Illustrated in the lower region of the figures in each case are two cables 13 which are fastened to the contacts 6 by means of cable lugs, or are riveted or welded to the contacts.
It is to be seen in FIG. 2 and FIG. 3, in particular, that the live parts of the socket 2, specifically the contacts 6, are partly covered by the collar 14 grouped around the opening 7, that is to say the upper region of the socket 2. This collar 14 has the latching holder 5b and closely surrounds the glass cap 3. It is matched to the glass cap 3 as far as possible with a slight play. Apart from this close fit between the glass cap 3 and insertion opening 7, only the oblique upper edge 4, required for the inclined insertion, of the cover 4 is to be seen, as on the right in FIG. 3.
A particularly good covering of the live parts of the socket is achieved by means of a second embodiment, specifically a rotating version of the system according to the invention. In this case, the glass cap of the lamp in principle imitates a bayonet cap, see the second exemplary embodiment shown in FIGS. 4a to 4d, which corresponds to the configuration of a latching holder. By contrast with the first, however, the second exemplary embodiment has a greater overall height of the socket, with the result that it cannot be designed quite so flat, as becomes plain from the following. A particular advantage of this embodiment is that the socket can easily be tailored to the width of the pinch of the lamp, with the result that this width can be chosen freely.
Here, the socket is a hollow cylindrical body 22 made from ceramic or steatite, in which a separate cylindrical inner body 20 is mounted rotatably about the longitudinal axis A. The inner body 20 comprises two parts 20a and 20b, which are arranged one above another and through which two contact pins 26 extend parallel to the axis A. Said pins are resiliently mounted by means of helical springs 31 which stop against collars 27 of the pin contacts. Starting from its upper end face 19, the upper part 20a of the inner body has a slot-shaped holder 33 which is matched to the glass cap of the lamp to be held.
As the longitudinal section (FIG. 4a) and the top view (FIG. 4b) show, mounted on the upper end face 19, constructed as annular collar, of the socket is a cover 18 which is made from sheet metal and has an edge 18a which is drawn down circumferentially on the outside on the annular collar. The cover 18 is part of a latching holder, and is fastened by crimping three lateral depressions 17 of the socket (respectively spaced apart by 120.degree.). The cover 18 further has an elongated camber 16 on its surface. It comprises two outer camber parts 16a and 16b which are separated from one another in the middle by an aperture 16c resembling a sector or a double fan. Furthermore, next to the camber parts 16a, b mirror-symmetric aperture parts 16e and 16f offset in each case by an angle of rotation of approximately 20.degree. with respect to the camber parts are attached outwardly to the large aperture 16c. The shape of the entire aperture corresponds essentially to the cross-section of the pinch of a lamp, taking account of an axial rotation of 20.degree..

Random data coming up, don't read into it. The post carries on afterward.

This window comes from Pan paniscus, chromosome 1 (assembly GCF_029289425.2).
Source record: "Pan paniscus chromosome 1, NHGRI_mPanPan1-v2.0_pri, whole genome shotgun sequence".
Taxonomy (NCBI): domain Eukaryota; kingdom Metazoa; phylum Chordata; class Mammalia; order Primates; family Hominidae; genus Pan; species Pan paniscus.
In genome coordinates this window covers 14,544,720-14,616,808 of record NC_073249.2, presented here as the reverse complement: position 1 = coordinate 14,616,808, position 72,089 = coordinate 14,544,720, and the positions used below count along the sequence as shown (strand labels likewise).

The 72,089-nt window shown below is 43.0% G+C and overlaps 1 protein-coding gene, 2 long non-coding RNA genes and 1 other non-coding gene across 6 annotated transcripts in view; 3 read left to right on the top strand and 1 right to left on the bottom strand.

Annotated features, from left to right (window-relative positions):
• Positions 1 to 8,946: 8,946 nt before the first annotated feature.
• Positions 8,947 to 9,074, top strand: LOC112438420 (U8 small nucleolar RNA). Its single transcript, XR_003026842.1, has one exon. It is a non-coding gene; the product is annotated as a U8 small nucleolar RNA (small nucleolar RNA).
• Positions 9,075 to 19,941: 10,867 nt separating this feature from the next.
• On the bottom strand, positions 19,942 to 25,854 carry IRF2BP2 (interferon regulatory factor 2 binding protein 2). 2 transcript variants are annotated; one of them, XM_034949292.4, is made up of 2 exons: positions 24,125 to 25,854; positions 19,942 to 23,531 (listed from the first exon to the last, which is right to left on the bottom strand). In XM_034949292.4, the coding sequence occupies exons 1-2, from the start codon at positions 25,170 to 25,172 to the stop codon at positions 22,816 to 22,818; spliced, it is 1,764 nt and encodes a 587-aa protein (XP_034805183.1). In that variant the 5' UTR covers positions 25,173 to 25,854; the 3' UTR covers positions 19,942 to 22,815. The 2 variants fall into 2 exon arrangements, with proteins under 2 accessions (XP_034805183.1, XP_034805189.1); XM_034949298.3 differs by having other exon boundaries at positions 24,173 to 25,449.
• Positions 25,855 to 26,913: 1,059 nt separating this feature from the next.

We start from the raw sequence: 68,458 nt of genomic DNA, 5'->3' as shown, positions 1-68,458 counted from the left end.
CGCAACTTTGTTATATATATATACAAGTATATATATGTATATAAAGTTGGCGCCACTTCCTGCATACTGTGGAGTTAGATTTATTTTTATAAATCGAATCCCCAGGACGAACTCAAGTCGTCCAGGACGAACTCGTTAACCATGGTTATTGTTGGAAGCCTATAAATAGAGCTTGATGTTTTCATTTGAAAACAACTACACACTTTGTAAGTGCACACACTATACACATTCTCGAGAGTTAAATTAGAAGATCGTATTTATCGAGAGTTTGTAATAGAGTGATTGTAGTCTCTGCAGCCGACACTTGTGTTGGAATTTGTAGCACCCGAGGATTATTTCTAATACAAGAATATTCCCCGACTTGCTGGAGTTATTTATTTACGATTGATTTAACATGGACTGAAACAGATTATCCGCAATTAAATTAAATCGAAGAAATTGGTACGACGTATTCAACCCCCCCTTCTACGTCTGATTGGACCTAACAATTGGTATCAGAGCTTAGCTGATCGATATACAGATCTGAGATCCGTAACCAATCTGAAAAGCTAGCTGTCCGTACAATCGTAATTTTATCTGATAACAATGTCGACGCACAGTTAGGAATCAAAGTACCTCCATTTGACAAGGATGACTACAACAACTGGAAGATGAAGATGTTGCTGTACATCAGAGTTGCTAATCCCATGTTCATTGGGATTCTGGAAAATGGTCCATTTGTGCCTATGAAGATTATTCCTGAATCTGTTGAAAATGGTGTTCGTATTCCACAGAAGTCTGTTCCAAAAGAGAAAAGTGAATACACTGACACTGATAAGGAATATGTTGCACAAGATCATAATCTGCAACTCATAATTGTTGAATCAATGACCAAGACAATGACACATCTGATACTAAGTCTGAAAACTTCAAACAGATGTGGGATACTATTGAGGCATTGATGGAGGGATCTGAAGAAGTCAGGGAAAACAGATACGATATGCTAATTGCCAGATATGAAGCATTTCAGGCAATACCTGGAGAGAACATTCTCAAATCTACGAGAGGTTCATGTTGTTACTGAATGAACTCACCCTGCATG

A high-voltage halogen incandescent lamp 21 pinched at one end and having a pinch designed as a glass cap 23 is inserted vertically from above into the hollow cylindrical socket 22 through the aperture 16c in the cover 18 into the holder 33 in the upper part 20a of the inner body. Two projections 30, in the shape of a hemisphere or boss, on the narrow sides of the glass cap 23 of the lamp in this case fit exactly through the aperture parts 16e and 16f (see the left-hand half of FIG. 4a and FIG. 4b) and come to be situated in bow-shaped cutouts 29 in the collar of the socket 22 (see FIG. 4c). A 20.degree. rotation of the lamp 21 about the central axis A rotates the two projections 30 under the corresponding camber parts 16a and 16b of the cover 18 (FIG. 4b), as shown in the right-hand half of FIG. 4a. In this case, the entire inner part 20, which contains the pin contacts 26 with the springs 31, is also rotated. It is expedient to limit the maximum possible angle of rotation .xi. by an end plate 20c, which is arranged directly below the inner body 20. It has a cutout 20d which is similar in shape to a bow-tie and correspondingly limits the angle of rotation .xi. (see FIG. 4d).